The federal and provincial governments announced Thursday a “joint independent review” of the April mass shooting that left 22 people dead in Nova Scotia.
At a press conference, public safety minister Bill Blair and Nova Scotia justice minister Mark Furey said there will be a “broad” and “restorative” review of the 13-hour long shooting spree that stretched across the province.
The review will examine the “causes, context and circumstances” of the shooting that killed 22 people — including the death of an RCMP officer; the response from municipal police forces and the RCMP to the incident; and the steps taken to inform, support and engage with the victims, families and other affected citizens.
It will not be a full public inquiry, despite family members of victims calling for that process as late as Wednesday when nearly 300 relatives of victims and their supporters marched through Bible Hill, N.S., demanding a transparent and open inquiry.
In a statement released on Tuesday by Robert Pineo, a lawyer working with victims’ families, said the review is not sufficient to get to the bottom of the tragedy or bring closure for his clients.
In an email, he called the review “wholly insufficient to meet the objectives of providing full and transparent answers to the families, identifying deficiencies in responses, and providing meaningful lessons to be learned to avoid similar future tragedies.”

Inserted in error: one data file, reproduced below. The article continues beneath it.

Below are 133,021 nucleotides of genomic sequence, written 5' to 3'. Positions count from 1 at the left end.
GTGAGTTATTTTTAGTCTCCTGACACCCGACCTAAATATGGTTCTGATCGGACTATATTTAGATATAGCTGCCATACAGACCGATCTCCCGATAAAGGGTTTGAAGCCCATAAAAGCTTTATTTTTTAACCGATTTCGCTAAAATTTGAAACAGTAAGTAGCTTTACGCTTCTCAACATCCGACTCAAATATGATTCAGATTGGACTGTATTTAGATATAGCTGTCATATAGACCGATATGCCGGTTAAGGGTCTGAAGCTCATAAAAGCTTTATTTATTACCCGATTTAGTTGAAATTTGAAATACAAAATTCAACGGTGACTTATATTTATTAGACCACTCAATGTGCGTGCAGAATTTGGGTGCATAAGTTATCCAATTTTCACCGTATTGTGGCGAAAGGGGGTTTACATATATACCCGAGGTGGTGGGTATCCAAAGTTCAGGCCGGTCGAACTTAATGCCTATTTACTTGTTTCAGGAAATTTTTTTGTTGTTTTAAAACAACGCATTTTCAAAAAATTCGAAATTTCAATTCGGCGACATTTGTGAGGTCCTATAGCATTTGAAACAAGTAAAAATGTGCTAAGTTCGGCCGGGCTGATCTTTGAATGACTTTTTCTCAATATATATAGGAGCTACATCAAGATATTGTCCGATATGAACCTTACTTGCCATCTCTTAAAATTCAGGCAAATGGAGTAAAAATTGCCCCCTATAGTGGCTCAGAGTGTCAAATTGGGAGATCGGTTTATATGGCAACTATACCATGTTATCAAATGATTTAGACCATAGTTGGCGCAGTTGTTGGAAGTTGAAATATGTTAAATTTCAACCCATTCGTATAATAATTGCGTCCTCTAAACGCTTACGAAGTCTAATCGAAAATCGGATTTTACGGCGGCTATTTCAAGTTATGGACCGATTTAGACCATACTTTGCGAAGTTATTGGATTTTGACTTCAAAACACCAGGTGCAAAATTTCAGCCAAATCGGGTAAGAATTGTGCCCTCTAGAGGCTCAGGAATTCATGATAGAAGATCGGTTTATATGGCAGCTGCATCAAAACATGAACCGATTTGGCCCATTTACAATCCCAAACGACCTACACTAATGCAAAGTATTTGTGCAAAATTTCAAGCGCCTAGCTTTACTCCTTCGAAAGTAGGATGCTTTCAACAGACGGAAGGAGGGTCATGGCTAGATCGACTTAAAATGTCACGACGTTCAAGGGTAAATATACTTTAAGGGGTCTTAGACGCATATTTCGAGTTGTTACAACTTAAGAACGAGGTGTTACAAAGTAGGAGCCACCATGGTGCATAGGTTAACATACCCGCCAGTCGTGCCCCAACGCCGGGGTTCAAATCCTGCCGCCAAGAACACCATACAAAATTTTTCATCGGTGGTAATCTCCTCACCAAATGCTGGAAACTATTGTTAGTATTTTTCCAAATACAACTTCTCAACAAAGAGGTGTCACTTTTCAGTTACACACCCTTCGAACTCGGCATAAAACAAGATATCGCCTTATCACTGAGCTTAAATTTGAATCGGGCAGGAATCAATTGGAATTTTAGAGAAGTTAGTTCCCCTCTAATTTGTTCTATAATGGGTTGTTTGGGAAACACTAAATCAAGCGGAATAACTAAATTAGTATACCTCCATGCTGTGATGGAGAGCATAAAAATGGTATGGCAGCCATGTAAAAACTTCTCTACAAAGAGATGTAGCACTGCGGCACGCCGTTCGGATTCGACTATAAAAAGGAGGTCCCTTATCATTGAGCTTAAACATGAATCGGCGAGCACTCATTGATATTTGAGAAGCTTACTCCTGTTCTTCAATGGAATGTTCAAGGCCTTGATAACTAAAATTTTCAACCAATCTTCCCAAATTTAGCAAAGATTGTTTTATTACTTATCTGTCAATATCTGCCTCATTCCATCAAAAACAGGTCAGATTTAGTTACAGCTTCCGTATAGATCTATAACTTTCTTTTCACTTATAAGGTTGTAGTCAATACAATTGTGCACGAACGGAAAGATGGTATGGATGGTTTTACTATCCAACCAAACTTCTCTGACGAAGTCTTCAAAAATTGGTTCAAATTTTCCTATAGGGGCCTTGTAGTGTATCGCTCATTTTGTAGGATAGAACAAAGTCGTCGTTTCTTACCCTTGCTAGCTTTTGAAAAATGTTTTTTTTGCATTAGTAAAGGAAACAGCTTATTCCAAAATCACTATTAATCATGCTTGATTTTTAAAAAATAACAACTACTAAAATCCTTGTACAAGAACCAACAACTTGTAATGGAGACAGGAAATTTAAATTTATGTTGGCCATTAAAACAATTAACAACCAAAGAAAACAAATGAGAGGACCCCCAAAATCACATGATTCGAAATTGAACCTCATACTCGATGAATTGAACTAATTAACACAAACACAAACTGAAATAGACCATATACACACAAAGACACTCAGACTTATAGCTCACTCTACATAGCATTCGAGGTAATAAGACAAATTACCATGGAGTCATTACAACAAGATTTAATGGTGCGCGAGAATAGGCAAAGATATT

Pineo said his clients had envisioned a public inquiry like the one that followed the 1992 Westray coal mine disaster, where interested parties had the opportunity to question witnesses.
“Without proper and thorough questioning, the panel will be left with incomplete and untested evidence upon which to base its decision,” he wrote.
The review will be chaired by former Nova Scotia Chief Justice Michael MacDonald. He will be joined by former Saint John Police chief Leanne Fitch and former deputy prime minister Anne McLellan.
The panel will make recommendations on “preventing and managing” similar mass killing events “wherever they may occur” with a final report being presented to the Blair and Furey, who will then release the report to the public.
Furey said he expects the panel to take a “hard, broad and objective look” at what happened.
“We’ve heard the calls for answers and know that the survivors, families of the victims and the broader public want a process to get answers that is independent from government and will make recommendations in an impartial and transparent manner,” Furey said.
“This review responds to those needs.”
Report to be completed in little more than a year
An interim report, which will be made public, will be provided by the panel by Feb 28, 2021, according to the terms of reference in the review.